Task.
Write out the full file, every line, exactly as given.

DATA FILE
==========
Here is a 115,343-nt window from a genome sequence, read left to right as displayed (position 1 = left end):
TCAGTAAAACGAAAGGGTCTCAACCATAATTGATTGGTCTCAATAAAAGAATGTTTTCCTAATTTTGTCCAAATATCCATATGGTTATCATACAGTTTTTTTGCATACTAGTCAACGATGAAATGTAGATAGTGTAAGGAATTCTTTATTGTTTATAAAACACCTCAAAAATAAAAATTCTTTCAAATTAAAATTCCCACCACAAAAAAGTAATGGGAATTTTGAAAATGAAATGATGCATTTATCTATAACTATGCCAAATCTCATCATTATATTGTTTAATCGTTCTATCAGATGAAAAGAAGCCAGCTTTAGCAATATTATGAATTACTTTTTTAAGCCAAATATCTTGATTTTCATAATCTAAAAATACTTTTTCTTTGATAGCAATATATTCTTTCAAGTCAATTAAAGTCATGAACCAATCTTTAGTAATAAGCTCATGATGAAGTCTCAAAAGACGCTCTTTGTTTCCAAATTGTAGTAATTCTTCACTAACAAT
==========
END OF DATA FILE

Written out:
Here is a 115,343-nt window from a genome sequence, read left to right as displayed (position 1 = left end):
TCAGTAAAACGAAAGGGTCTCAACCATAATTGATTGGTCTCAATAAAAGAATGTTTTCCTAATTTTGTCCAAATATCCATATGGTTATCATACAGTTTTTTTGCATACTAGTCAACGATGAAATGTAGATAGTGTAAGGAATTCTTTATTGTTTATAAAACACCTCAAAAATAAAAATTCTTTCAAATTAAAATTCCCACCACAAAAAAGTAATGGGAATTTTGAAAATGAAATGATGCATTTATCTATAACTATGCCAAATCTCATCATTATATTGTTTAATCGTTCTATCAGATGAAAAGAAGCCAGCTTTAGCAATATTATGAATTACTTTTTTAAGCCAAATATCTTGATTTTCATAATCTAAAAATACTTTTTCTTTGATAGCAATATATTCTTTCAAGTCAATTAAAGTCATGAACCAATCTTTAGTAATAAGCTCATGATGAAGTCTCAAAAGACGCTCTTTGTTTCCAAATTGTAGTAATTCTTCACTAACAAT